An excerpt from my second book, Louisiana’s Sacred Places: Churches, Cemeteries and Voodoo
A young German priest full of fire, Father Peter Leonard Thevis, an associate pastor at Holy Trinity Church in Faubourg Marigny, prayed to St. Roch to spare his congregation from the yellow fever epidemic. The city of New Orleans was ravaged with cholera and constant plagues. Immigrants were the most affected as they flooded through the ports in a post Civil-War climate. Day-long funerals laid to rest hundreds every week, and at its height, the city lost nearly 5,000 lives in a single year due to yellow fever.
In his prayers to St. Roch, Thevis pledged to build a shrine in the saint’s honor if his congregation were spared. Although some Holy Trinity parishioners were stricken with the disease during the 1867 and 1878 epidemics, no one died. They were miraculously saved.
The city granted Thevis a piece a property on what was considered the outskirts of town. Thevis traveled to Europe and studied many architectural designs before constructing the Gothic- style chapel.
During the yellow fever epidemic in the mid 1800s, thousands of bodies across New Orleans were filling up the cemeteries at a rapid pace. Prayers to St. Roch were made to spare an entire Catholic congregation from the hideous disease. Their prayers were answered and everyone survived.
A century later people all over the world still believe in the miracles of St. Roch, which is evidenced inside a small room on the right-hand side of the altar. A dull light peeking through the smudged iron-clad window brings life to the peeling-plaster walls. Inside, what appears to be a ghastly torture chamber, is in fact a collage of heart-felt stories that give thanks to St. Roch for healing minds, bodies and souls.
The walls, like pages from a diary, bear witness to miracles. Most compelling are the artificial limbs, some plastic, others plaster. Some are legs from the knee down, while others are just the foot, some brown with peeling paint and flesh-colored tones. Some have worn toes, others are more perfectly set. There is even a sculpted hand and ear. Even the flood lines of Katrina stain the trophies, evidence of life’s tragedies and triumphs.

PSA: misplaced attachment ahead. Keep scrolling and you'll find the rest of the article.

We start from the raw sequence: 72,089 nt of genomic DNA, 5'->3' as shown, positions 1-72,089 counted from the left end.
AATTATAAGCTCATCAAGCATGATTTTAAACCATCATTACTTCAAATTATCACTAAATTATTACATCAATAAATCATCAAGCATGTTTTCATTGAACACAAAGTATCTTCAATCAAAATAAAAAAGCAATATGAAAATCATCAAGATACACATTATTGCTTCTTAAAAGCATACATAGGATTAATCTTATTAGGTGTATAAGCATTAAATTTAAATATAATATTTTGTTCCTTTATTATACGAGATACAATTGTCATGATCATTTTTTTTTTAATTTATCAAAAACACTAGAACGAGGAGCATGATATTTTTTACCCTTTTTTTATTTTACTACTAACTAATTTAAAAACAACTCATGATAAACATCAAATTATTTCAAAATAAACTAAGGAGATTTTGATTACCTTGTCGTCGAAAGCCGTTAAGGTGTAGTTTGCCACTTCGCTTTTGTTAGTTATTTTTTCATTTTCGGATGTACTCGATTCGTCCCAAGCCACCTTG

This chamber of miracles has a life of its own. It almost commands you to stay—and if you listen, the relics tell their story. A pink plaster heart, with the message, “thanks,” written across it, curiously dangles on the wall. Could it be a broken heart that found a new love, or a damaged heart now healed?
On the opposite wall are rusted leg braces and crutches. Some have shoes still tacked on the metal; old-style orthopedic shoes with laces and soles worn from wear. Staring at these monstrous trappings, the room slowly fades with images of a worn and shriveled body. Are they abandoned by a man who walks, or a child who jumps for joy?
It has become the resting place for that piece of life filled with pain, that one sad truth never forgotten, and that defining moment of freedom.
St. Roch cemetery, 1725 St. Roch Avenue off of St. Claude Avenue, New Orleans. 504-304-0576. Open Monday through Saturday, 8:30 a.m. to 4:00 p.m., Sunday, 9 a.m. to 12 p.m.
Tours available through Save Our Cemeteries, http://www.saveourcemeteries.org.